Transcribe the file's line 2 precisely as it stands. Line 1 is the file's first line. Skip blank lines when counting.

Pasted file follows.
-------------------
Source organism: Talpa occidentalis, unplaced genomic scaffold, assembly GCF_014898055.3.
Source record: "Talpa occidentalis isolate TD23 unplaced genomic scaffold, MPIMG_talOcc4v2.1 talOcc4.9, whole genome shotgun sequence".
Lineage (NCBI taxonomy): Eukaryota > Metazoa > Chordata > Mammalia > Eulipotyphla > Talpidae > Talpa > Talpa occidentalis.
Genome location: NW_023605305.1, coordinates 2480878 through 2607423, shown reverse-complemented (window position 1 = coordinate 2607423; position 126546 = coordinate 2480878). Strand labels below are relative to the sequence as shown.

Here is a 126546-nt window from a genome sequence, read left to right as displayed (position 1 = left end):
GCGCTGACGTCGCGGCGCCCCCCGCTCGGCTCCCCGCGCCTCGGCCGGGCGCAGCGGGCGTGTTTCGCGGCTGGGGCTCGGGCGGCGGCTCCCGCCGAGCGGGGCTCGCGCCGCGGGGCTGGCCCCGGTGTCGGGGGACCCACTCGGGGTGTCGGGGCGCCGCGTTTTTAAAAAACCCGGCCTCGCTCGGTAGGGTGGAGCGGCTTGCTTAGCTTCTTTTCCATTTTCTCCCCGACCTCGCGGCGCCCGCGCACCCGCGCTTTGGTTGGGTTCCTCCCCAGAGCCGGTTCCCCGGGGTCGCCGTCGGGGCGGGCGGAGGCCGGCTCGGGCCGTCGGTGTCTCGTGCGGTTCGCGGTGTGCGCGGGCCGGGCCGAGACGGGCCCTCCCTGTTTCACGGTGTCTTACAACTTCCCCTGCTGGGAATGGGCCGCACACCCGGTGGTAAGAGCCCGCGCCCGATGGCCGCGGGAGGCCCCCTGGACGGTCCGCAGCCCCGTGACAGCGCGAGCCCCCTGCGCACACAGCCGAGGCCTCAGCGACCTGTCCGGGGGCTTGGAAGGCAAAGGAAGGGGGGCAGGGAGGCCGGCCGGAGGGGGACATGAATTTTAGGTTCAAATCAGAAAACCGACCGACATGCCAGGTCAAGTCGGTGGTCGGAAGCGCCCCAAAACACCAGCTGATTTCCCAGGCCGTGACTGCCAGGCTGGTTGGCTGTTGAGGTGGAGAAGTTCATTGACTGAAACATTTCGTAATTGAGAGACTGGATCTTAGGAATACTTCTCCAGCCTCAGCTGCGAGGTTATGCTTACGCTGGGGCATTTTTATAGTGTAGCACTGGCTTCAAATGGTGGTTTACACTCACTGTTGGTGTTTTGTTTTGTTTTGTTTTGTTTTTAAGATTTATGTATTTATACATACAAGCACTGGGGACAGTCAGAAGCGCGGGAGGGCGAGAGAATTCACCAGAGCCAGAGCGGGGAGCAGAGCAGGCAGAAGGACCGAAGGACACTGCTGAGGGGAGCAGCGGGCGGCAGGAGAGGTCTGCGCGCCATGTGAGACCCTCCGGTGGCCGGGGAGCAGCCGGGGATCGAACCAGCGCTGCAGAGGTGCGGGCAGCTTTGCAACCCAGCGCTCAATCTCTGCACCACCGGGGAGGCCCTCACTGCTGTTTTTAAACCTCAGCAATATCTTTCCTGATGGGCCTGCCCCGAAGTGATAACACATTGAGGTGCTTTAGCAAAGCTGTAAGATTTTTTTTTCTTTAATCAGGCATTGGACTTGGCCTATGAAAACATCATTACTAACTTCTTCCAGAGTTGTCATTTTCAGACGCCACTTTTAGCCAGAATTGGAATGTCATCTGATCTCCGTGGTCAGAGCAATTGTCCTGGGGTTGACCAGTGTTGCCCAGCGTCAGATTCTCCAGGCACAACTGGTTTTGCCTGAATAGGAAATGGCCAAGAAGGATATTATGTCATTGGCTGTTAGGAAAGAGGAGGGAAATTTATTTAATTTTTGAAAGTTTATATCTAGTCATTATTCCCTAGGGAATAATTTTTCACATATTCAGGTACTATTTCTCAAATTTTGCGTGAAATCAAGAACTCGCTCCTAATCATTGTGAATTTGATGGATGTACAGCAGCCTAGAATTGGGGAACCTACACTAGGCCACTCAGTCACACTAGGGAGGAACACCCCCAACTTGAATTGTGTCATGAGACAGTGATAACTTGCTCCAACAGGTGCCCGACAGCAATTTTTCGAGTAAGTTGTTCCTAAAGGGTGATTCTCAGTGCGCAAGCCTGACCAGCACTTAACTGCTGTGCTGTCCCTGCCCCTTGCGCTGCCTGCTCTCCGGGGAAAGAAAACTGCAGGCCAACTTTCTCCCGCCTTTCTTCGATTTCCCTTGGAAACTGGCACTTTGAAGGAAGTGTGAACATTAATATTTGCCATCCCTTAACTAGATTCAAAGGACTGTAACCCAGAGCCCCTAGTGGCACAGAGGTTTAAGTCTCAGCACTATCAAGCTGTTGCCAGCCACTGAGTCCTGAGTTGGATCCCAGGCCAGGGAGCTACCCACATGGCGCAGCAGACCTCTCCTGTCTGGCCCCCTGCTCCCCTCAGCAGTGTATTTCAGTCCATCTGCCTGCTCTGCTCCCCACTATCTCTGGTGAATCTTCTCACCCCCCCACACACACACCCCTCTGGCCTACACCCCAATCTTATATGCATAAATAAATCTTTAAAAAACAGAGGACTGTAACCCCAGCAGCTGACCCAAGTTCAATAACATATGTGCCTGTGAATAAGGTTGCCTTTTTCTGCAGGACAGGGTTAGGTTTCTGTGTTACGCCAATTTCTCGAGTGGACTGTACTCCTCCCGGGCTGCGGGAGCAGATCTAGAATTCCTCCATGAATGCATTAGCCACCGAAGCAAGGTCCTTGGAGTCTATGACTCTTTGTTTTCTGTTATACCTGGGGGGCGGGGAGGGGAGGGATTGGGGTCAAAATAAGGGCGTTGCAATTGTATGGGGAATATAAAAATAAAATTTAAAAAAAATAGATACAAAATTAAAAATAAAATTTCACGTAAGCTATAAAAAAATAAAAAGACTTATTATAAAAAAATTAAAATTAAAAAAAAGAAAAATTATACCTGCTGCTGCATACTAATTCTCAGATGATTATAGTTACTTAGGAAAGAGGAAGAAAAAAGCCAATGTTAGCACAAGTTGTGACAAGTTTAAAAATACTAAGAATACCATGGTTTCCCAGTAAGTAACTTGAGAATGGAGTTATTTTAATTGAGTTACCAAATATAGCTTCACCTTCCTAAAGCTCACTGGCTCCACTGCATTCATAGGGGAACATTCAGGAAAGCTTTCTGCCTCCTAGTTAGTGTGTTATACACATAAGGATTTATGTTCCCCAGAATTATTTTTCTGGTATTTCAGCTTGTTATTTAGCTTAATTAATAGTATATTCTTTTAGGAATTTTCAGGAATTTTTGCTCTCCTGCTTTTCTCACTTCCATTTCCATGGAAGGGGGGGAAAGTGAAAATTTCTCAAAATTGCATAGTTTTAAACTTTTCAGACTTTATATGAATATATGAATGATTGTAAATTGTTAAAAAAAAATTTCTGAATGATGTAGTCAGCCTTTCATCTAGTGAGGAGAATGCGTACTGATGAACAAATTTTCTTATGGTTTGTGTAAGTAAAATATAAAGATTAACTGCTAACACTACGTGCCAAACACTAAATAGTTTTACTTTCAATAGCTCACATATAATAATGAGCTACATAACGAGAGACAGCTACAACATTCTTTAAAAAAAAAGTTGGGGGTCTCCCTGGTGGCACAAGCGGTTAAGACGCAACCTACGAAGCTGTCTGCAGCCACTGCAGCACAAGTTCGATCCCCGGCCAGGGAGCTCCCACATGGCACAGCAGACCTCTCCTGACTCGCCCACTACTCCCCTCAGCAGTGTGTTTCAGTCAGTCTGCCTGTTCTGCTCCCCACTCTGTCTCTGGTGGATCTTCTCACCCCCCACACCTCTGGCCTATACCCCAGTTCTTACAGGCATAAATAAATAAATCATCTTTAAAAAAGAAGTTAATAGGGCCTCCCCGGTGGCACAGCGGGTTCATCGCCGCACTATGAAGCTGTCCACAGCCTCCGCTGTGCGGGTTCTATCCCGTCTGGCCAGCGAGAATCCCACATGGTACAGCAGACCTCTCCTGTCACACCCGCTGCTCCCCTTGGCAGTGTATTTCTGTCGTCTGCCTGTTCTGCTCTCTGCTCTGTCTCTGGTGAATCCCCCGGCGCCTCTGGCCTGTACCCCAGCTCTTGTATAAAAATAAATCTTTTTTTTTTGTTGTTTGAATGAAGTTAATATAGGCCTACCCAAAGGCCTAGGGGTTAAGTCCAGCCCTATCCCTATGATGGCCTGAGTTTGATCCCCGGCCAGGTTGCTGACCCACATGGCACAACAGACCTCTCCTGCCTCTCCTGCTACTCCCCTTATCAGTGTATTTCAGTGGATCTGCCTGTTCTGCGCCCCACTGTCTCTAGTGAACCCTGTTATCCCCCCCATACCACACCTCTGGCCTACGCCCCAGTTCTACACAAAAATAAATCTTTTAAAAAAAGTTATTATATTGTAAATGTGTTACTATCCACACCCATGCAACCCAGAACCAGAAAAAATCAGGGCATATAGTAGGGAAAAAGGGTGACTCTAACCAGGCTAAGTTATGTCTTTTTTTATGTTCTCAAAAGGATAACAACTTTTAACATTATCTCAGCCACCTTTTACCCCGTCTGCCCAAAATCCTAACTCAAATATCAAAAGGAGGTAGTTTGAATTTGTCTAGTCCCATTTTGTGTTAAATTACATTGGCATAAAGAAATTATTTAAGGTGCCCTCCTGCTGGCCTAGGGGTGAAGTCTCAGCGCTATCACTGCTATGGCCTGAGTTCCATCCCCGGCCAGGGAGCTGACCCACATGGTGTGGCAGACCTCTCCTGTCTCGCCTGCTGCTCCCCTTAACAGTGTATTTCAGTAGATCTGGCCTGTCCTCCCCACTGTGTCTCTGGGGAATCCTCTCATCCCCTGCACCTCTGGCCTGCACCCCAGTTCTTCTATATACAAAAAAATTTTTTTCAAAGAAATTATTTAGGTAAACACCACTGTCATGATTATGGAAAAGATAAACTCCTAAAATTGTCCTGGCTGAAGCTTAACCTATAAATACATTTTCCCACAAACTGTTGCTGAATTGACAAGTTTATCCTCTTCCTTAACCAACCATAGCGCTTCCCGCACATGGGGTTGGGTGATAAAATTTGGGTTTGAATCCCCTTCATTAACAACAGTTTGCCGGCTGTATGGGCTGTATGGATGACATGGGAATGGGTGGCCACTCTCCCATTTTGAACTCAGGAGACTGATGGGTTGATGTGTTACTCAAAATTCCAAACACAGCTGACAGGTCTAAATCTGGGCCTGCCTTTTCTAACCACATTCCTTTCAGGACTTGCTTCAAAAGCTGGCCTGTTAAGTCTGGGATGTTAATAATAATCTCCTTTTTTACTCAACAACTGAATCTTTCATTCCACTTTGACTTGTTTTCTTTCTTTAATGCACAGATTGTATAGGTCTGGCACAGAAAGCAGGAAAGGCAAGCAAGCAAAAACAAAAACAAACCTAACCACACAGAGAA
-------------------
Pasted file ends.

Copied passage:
Source record: "Talpa occidentalis isolate TD23 unplaced genomic scaffold, MPIMG_talOcc4v2.1 talOcc4.9, whole genome shotgun sequence".